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Small, simple, inexpensive drones for tactical reconnaissance and surveillance

Stargazer2006

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Some very interesting programs (some built, some not) found in an appendix of a 1972 report done by Battelle for ARPA and entitled: A SURVEY AND TECHNICAL SYSTEMS ASSESSMENT OF DRONE AIRCRAFT FOR TACTICAL RECONNAISSANCE AND SURVEILLANCE (the whole report is extremely interesting).

Here is a list of the designs mentioned or depicted therein:

  • Republic Bikini
  • Gyrodyne Junior Dash (plus one unnamed design)
  • DelMar Woods/Sanctuary
  • Ryan Flexbee (found in other documents as Flex-Bee)
  • Aerojet General Tattle-Tale
  • Bendix Boomerang
  • Beechcraft Peeping Tom
  • Cornell Aeronautical Laboratory SRASS

SMALL, SIMPLE, INEXPENSIVE DRONE SYSTEMS

There are a number of very small, simple, and inexpensive drone systems either in existence or proposed. In general these do not appear to be appropriate for R&tS missions. However, there may be certain limited missions that these vehicles could undertake and for this reason they are covered here.

The Bikini drone is probably the most rudimentary vehicle presented in the Handbook. In appearance and performance it resembles a large model airplane. Preprototype versions of the vehicle were based on construction techniques and componetry found in the radio-control model, hobby industry. The operational vehicle, however, was all metal construction, ruggedized and considerably engineered. It was operational with the USMC, but is now out of use and has been judged to be obsolete relative to the modern requirement for high-endurance (USMC may require as much as 4 hours) vehicles. The Bikini and similar low-payload vehicles also cannot accommodate the equipment and instrumentation associated with such requirements as night time observation, MTI's, realtime surveillance, and high position accuracy. Experience suggests that these requirements demand a vehicle sophistication, and undoubtedly a system cost, considerably beyond the Bikini-type of approach. (Bikini, for example, could carry only a camera and film for a few frames. ) The typical time required for recovery and development of the film was approximately one-half hour, and the Binini system cost approximately $4,000. (...)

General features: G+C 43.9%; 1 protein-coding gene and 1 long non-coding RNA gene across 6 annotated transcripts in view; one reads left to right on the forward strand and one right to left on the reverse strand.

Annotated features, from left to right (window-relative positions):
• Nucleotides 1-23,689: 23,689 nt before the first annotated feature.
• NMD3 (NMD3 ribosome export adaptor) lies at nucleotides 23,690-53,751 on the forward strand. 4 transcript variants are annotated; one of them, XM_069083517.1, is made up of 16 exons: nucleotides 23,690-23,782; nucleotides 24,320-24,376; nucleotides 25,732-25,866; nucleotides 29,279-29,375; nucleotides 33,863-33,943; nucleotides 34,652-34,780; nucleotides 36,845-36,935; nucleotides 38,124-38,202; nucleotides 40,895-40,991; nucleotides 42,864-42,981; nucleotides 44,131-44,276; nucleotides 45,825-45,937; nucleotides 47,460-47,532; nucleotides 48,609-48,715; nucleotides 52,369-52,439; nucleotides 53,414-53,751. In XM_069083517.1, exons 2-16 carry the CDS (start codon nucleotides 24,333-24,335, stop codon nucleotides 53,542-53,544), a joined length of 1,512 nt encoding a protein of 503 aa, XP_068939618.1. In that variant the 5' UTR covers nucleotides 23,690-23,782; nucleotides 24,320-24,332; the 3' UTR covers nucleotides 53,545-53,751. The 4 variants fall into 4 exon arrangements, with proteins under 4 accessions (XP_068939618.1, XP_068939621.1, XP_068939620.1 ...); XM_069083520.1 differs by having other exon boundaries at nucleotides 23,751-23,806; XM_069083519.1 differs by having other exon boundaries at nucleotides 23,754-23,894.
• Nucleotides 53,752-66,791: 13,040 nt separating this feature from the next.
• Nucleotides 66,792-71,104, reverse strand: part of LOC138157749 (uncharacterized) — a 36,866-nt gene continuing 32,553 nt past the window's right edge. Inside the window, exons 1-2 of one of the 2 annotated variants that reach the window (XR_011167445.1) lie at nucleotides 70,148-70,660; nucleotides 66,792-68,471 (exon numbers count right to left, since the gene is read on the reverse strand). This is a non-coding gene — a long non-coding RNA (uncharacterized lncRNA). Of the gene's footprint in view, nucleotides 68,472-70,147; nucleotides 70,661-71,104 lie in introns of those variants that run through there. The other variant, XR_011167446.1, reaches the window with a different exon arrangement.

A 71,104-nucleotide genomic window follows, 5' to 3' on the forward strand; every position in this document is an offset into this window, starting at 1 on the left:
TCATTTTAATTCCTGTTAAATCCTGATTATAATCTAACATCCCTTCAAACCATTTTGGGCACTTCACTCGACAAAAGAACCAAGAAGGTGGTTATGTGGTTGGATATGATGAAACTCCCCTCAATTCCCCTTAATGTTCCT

Gyrodyne, USA, has proposed the development of a drone helicopter along the lines of the Junior Dash. Del Mar Engineering has proposed a system (apparently a junior Whirlymite) known unofficially as the Woods/Sanctuary. This system is not included in the Handbook. This is not meant to imply that these systems will be unjustifiable or unsuitable for certain unique missions. However, they will be vehicles of limited sophistication and relatively low payload, and therefore will have capabilities that are too limited for the extensive spectrum of modern combat surveillance requirements. (...)